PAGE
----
(If this review gets old, you can check the original which I will try to update as a long term review: http://sailing.pictureofnectar.com
as we have only had this heater for a few months.)
Review covering the Wallas 30DT diesel
forced air furnace that we installed in our Gulf 32… with the caveat that this is just our experience, and we have no first hand experience with any other sort of boat heaters (either forced air or otherwise) other than space heaters when we're at the dock
(and those are not very effective).
Overall we're EXTREMELY pleased with our heater. It heats the boat up quickly, dries the boat out quickly, and doesn't leave pockets of cold damp air anywhere, it makes the whole space warm and dry.
- Took a few hours to do it carefully and correctly, but really pretty straightforward, just time consuming because you want to do it right.
- Very legible, clear instructions, and all parts were included.
- Unlike some heaters where you can apparently T off another fuel line, Wallas insists you run a completely separate fuel line (with its own mini filter), which means unless you're going the day tank route you have to put a hole in your main tank for a fuel pickup; not too big a deal with the plastic tank we have but with other materials could be challenging.
- Our boat had a Wallas heater sometime in the past, so it still had the two vents required (both in very useful spots, one below the companionway steps and one in the steps down into the salon) so we didn't have to cut holes in fiberglass which can be time consuming.
- We did, however, have to pull the vent hose from the heater to the vents themselves, which was a bit challenging as the hose is somewhat stiff and you have to be careful not to try to go around overly tight corners with it or it just won't work. If you're cutting holes to run vents through I would suggest going slightly larger than the vent diameter so it's easier to pull the vent hose.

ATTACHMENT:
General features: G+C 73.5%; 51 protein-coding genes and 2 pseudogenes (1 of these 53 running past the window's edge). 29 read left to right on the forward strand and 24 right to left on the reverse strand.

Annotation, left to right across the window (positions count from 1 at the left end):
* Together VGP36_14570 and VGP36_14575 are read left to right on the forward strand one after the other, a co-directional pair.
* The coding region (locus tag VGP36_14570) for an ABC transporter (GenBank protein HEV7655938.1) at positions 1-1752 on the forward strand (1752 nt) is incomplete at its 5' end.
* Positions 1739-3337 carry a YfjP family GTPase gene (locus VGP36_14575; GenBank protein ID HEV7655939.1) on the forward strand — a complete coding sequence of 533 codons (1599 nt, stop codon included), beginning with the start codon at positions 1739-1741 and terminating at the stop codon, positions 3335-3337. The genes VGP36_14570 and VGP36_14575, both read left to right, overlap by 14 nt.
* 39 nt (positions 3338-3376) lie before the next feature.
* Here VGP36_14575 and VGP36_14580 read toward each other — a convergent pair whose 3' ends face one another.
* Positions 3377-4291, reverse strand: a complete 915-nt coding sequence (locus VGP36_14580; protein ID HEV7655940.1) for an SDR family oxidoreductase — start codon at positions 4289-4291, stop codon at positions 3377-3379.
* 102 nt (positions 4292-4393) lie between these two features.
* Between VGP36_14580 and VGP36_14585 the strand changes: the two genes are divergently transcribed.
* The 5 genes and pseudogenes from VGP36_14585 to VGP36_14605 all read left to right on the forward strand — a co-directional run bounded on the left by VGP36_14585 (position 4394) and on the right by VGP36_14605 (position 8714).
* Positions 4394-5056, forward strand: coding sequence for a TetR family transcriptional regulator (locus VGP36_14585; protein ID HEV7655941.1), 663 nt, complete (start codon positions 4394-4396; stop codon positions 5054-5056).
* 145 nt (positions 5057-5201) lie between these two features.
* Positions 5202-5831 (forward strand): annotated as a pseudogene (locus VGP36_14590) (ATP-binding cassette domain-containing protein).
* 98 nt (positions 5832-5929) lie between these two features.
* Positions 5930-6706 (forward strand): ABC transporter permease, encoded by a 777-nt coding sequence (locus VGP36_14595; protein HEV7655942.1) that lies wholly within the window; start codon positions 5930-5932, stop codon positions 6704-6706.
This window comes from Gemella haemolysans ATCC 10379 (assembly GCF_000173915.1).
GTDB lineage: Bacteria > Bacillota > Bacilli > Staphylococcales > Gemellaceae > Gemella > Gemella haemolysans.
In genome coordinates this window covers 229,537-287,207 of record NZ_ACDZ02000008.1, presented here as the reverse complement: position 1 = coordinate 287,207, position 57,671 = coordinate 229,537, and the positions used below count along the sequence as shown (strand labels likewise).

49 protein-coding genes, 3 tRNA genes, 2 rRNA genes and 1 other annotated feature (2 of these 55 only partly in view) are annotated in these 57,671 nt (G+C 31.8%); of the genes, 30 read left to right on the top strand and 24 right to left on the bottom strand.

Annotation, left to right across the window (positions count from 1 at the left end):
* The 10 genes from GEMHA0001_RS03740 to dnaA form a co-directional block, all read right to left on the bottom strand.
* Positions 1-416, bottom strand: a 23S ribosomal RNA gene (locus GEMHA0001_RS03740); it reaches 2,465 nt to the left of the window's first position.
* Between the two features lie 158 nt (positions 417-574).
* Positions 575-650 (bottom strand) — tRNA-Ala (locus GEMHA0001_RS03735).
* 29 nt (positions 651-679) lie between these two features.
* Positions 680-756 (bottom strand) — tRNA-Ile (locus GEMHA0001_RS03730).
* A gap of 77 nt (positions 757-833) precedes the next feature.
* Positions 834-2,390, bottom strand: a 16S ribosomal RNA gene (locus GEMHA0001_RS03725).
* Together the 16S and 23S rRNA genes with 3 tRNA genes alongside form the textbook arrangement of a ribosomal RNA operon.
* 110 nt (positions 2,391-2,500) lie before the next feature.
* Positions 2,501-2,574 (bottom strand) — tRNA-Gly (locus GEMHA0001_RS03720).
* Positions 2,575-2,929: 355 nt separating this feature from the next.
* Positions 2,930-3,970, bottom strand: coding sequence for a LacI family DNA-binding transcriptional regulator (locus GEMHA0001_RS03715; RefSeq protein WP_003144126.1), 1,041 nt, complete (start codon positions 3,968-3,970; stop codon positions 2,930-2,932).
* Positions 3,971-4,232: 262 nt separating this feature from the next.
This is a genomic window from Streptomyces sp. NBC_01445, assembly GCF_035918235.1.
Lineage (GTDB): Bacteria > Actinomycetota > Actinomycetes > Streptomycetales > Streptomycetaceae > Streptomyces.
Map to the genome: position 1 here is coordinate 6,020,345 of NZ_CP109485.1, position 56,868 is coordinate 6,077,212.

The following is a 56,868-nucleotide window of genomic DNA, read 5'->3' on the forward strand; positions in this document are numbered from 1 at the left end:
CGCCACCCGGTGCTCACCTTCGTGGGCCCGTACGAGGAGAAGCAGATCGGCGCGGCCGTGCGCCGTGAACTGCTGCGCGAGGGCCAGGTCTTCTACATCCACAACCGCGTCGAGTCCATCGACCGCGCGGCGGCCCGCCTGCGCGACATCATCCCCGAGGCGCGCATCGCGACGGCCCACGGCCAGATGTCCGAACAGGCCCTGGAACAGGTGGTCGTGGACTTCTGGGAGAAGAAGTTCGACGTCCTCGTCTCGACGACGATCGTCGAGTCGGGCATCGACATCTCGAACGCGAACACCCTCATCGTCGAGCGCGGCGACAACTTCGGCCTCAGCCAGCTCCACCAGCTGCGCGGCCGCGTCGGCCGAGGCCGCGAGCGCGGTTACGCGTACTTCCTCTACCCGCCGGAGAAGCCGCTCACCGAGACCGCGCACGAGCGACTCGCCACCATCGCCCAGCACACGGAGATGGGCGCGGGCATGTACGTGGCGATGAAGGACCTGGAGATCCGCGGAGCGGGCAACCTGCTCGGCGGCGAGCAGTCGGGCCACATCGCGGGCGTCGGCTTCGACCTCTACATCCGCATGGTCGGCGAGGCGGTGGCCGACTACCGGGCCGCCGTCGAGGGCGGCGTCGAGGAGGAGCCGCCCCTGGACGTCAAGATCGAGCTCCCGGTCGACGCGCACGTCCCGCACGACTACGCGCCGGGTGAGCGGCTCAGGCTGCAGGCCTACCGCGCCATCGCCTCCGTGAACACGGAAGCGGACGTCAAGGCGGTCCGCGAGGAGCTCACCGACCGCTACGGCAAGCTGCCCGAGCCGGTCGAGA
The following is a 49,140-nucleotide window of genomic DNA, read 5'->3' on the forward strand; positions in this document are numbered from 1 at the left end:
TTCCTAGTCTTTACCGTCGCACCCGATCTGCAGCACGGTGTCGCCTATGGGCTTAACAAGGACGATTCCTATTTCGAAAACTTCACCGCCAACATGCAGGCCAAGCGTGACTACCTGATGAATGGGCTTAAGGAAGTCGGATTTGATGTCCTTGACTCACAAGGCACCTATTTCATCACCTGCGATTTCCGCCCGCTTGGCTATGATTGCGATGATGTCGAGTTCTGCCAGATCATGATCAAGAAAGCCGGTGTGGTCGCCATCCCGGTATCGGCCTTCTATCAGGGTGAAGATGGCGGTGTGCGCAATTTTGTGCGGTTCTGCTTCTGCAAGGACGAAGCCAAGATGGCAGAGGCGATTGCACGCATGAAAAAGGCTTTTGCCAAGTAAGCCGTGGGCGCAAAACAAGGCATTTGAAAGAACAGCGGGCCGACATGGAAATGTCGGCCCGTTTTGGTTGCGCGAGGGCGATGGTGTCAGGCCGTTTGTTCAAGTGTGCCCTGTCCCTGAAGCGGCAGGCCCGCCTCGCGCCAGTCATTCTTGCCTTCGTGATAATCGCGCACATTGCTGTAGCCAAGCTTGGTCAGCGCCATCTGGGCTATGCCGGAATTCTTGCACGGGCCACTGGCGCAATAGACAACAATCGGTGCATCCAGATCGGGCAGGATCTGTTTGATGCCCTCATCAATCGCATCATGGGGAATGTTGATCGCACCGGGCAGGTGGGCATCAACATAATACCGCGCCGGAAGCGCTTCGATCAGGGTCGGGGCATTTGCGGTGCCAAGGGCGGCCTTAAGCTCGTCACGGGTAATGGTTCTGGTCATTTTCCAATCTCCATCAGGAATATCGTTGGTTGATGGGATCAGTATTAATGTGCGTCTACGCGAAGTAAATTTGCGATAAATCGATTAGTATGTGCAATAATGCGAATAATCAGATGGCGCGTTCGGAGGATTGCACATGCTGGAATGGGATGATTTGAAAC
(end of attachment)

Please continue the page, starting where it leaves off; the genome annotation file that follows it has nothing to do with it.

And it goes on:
- Wiring was very straightforward… 12V power to the furnace itself and then a wiring harness from the thermostat / control panel back to the box as well. Wallas recommends wiring straight to battery because you should never cut the power to it while running (you're supposed shut it off at the control panel and let it cool down and turn off on its own so you don't cook the electronics, so that's the way we always turn it off, but we still went to a switch panel instead of straight to battery just for some added safety / control.
We bought our furnace directly from the North American importer, ScanMarine Equipment
. It was great to go into their shop and see a running furnace and talk directly with the very knowledgeable folks there. What's more, they swore up and down to call them if we had trouble… exact phrase was “if you have ten questions, call ten times”. Only had to call twice, but they were extremely helpful and knowledgeable both times. And they steered us to a great pub for lunch (Nickerson Street Saloon) to calm our nerves after we dropped a few boat units on the new furnace. They definitely earned their spot on our Credit Where Credit is Due page.
- First startup takes a while, as it takes a few rounds of trying to start the heater – and having it not start – to get fuel all the way through the empty line.
- But, it's self bleeding so you just try it a few times and then presto it comes on.
Seriously, this thing is AWESOME! It does take a few minutes to get up and generating good heat (and it draws quite a bit of power in the first ten minutes), but once it's going it draws remarkably little power for what it's putting out… 0.8A – 1.8A depending on how high you have the fan set. I've heard complaints about how much power a forced air furnace can use, but to us it's worth it because it's actually moving air around in the boat… this goes a HUGE way towards drying things out and warming up the whole boat, not just one corner. Wet clothing
dries quickly, the wet dog can sprawl in front of one of the vents, and in general life gets very pleasant very quickly. At 0.8A on the low setting it's plenty economical to run it all night and stay warm and dry. You can certainly hear it running inside the boat, but it's more a sound of moving air than anything else, and the external noise
seems much lower than other boats we've heard in marinas
(not sure what the other boats' furnace brands were but some of them are quite loud).
You can also use the Wallas just as a fan to circulate air around in the boat, and we will eventually set up the air intakes a little differently so it draws some fresh air directly from outside to keep the moisture down in the boat, even on warmer days when we might not use the heater if it's warm and humid we can keep things drier down below if we keep air moving around.
Again, we have no experience with anything else, but we DO have experience with this thing and it's a game
changer in our opinion… highly recommended!